xPheve: An extensible physics engine for virtual environments

Description
Title: xPheve: An extensible physics engine for virtual environments
Authors: Nourian, Saeid
Date: 2004
Abstract: Almost any Virtual Reality application requires having a basic set of physical rules and properties such as gravity and collision elasticity. Traditionally, these physical laws were hard-coded within the application, adding an extensive amount of confusing codes that have little to do with the project requirements but more to do with satisfying the basic physics of the scene. Since every VR application would have its own implementation of physical behaviors, we face a problem that is commonly known as the "reinvention of the wheel"! To avoid the redundancy problem and to adequately separate the application components from the low-level physics components, modern programmers use a generic library called physics engine. A physics engine contains within itself all the codes required for dynamic computation of physical behaviors and provides these services to other applications through its application interface (API). There are several commercial physics engines available for programmers. Although they are computationally efficient, they lack a proper architecture. As a result, they face problems with extensibility and maintenance issues. In parallel to the above improvement opportunity, there is another industrial consideration. Sun Microsystems introduced a new technology for constructing portable virtual worlds called Java3D. Since Java3D is new, there are no physics engines available for Java3D programmers. This thesis proposes a new framework for developing virtual environments that obey physical laws. It introduces a new generation of physics engines that are fully customizable and extensible. This is due to a novel architecture that uses a container/plug-in pattern for implementing physical laws and attaching them to the physics engine. The physics engine is named xPheve (Extensible Physics Engine for Virtual Environments) and its current implemented is in Java and on top of Java3D libraries.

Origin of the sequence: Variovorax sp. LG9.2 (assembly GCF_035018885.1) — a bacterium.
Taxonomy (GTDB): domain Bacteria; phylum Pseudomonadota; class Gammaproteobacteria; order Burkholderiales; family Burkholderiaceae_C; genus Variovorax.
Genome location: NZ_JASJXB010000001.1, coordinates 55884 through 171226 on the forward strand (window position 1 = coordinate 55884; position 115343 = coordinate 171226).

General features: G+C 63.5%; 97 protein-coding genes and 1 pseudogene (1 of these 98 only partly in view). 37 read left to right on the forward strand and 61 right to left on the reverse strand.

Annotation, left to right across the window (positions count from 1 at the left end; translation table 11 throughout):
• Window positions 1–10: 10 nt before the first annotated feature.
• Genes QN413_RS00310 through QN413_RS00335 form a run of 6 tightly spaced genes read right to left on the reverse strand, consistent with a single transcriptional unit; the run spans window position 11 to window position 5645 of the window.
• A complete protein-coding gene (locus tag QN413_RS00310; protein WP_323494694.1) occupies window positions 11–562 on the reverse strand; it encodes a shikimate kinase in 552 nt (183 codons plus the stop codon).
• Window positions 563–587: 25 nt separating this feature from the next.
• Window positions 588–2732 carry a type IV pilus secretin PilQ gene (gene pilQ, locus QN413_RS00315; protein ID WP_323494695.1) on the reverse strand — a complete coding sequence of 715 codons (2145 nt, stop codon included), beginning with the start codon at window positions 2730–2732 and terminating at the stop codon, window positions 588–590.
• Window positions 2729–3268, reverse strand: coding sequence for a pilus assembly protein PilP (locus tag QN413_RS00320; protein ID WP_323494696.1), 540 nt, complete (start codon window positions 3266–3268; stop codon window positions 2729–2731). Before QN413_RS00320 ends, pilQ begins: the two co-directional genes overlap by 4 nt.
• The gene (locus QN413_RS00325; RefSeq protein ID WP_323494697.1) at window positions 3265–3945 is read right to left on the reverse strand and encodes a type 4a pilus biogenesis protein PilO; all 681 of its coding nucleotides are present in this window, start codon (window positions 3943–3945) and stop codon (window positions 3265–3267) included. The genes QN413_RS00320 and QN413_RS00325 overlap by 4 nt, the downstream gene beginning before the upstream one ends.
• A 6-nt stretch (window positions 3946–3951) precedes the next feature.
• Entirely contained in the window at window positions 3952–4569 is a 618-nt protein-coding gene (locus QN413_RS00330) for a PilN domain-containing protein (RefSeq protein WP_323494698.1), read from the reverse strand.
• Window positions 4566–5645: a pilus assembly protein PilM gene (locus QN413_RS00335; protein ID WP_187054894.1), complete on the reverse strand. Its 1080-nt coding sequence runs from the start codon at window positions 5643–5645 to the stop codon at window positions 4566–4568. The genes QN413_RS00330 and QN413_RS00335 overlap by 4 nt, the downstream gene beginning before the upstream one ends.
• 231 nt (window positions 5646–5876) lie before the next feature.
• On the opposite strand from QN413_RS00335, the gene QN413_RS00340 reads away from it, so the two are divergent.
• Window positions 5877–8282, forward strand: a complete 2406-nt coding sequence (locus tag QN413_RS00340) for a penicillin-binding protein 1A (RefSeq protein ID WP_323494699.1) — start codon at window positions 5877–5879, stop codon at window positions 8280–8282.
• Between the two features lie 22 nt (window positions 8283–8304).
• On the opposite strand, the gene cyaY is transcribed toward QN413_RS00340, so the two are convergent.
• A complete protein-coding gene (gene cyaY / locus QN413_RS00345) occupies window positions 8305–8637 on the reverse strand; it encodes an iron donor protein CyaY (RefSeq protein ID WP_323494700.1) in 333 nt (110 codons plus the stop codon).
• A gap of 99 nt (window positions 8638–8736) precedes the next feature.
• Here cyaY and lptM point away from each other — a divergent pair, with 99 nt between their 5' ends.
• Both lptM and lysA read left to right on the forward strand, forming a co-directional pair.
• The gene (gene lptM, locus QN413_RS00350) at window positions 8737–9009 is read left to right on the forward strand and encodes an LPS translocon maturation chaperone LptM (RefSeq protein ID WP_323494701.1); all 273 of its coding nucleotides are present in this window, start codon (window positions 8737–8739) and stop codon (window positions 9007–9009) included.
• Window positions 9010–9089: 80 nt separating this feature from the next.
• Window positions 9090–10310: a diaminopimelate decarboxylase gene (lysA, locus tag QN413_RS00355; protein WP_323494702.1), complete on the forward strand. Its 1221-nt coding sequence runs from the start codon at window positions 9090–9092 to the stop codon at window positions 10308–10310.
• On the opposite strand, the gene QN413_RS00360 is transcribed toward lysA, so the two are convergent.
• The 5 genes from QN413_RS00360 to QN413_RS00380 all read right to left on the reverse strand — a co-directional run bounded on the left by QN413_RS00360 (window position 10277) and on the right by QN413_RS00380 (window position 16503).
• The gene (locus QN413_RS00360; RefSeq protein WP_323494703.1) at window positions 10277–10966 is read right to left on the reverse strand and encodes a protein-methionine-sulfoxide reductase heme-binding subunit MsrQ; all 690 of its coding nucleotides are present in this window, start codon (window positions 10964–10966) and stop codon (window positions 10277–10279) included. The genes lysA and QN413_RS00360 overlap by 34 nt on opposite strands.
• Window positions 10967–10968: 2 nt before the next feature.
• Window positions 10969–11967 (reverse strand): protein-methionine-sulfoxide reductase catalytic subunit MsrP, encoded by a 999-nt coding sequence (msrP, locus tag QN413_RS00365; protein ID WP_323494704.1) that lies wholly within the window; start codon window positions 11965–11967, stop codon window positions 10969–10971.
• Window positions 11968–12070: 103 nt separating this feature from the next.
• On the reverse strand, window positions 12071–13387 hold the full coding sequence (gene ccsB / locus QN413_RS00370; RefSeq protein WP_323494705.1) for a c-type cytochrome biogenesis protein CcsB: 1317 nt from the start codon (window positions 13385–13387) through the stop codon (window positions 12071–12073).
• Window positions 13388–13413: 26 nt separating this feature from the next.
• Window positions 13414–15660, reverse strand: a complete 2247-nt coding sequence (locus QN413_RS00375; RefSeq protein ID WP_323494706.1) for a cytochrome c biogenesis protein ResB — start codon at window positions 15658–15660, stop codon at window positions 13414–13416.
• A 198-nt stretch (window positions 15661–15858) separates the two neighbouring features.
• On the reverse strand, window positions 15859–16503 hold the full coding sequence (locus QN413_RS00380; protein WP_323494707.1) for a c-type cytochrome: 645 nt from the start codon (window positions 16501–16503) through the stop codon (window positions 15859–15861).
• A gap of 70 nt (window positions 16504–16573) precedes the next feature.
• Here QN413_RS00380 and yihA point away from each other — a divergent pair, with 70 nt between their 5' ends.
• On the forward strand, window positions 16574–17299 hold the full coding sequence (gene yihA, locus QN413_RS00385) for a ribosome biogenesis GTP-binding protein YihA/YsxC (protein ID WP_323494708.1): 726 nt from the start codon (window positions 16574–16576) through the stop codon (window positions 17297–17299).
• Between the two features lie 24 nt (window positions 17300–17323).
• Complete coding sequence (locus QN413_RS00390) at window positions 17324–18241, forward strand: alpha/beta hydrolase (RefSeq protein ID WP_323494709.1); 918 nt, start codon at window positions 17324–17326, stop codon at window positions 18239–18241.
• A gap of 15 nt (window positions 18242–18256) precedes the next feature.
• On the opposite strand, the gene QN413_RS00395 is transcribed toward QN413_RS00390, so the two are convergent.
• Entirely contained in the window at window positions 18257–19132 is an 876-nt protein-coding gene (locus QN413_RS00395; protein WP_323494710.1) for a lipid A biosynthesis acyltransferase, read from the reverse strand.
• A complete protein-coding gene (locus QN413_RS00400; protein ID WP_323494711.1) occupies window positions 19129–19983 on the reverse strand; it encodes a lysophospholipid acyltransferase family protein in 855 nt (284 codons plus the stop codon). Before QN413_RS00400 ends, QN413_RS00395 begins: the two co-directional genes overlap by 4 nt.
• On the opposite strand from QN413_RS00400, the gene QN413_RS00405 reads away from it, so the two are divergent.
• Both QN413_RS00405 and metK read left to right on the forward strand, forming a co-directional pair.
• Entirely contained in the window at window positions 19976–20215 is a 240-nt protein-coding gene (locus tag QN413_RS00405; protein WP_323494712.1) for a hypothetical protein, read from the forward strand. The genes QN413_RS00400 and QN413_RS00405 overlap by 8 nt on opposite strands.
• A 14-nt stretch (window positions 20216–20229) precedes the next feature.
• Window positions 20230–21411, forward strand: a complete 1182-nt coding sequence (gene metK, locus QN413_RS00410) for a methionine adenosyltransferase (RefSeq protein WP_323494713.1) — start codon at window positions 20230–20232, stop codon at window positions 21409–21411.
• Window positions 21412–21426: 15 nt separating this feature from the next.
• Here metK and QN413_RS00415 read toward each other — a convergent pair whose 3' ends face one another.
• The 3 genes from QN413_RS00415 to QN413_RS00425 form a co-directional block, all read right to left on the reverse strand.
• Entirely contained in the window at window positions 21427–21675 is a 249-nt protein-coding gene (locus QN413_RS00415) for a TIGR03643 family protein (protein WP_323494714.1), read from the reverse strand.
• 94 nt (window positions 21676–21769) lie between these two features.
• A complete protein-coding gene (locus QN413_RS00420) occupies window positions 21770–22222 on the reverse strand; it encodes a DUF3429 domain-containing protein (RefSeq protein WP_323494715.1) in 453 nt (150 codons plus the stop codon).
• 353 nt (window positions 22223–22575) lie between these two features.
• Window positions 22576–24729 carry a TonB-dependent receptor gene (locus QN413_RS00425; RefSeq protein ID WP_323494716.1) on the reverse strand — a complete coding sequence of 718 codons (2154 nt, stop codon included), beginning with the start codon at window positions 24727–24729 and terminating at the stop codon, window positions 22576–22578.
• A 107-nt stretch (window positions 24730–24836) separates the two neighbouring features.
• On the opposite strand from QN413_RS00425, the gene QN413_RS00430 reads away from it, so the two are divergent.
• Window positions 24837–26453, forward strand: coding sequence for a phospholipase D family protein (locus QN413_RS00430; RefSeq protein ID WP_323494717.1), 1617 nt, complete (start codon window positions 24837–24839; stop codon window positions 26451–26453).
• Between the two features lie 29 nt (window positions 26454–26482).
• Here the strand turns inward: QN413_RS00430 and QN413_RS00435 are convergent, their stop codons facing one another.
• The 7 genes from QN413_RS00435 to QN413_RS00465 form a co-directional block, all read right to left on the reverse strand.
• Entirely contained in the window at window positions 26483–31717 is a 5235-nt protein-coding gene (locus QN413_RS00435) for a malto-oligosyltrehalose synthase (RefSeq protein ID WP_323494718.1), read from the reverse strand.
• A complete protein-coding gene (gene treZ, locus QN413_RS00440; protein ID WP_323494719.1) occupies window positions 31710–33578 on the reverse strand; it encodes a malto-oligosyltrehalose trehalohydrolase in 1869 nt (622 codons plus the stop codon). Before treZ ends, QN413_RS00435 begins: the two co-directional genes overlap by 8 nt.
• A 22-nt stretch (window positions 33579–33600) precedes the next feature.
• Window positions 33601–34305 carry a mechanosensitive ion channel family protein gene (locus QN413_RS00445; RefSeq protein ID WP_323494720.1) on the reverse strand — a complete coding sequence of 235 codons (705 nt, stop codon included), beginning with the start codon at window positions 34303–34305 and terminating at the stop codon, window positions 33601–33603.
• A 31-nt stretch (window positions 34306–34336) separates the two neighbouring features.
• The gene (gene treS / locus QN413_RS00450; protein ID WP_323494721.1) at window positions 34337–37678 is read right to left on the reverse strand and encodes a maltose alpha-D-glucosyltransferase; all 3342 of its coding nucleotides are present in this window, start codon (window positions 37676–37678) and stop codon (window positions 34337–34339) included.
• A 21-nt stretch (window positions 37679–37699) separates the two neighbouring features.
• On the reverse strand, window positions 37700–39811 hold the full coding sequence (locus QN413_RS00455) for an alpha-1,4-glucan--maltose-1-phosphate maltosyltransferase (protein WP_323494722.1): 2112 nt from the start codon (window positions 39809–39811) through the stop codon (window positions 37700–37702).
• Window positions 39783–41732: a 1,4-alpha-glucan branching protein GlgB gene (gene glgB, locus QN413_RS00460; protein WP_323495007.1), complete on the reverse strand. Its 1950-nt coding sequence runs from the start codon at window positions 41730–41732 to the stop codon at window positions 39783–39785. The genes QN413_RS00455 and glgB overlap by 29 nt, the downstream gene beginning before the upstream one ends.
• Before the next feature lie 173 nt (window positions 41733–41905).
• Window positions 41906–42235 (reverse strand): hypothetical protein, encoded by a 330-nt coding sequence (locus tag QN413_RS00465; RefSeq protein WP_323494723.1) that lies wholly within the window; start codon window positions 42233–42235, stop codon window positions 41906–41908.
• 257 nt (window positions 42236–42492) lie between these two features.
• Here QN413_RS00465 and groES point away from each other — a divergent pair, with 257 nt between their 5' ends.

URL: http://hdl.handle.net/10393/26731
http://dx.doi.org/10.20381/ruor-9764
CollectionTh├Ęses, 1910 - 2010 // Theses, 1910 - 2010
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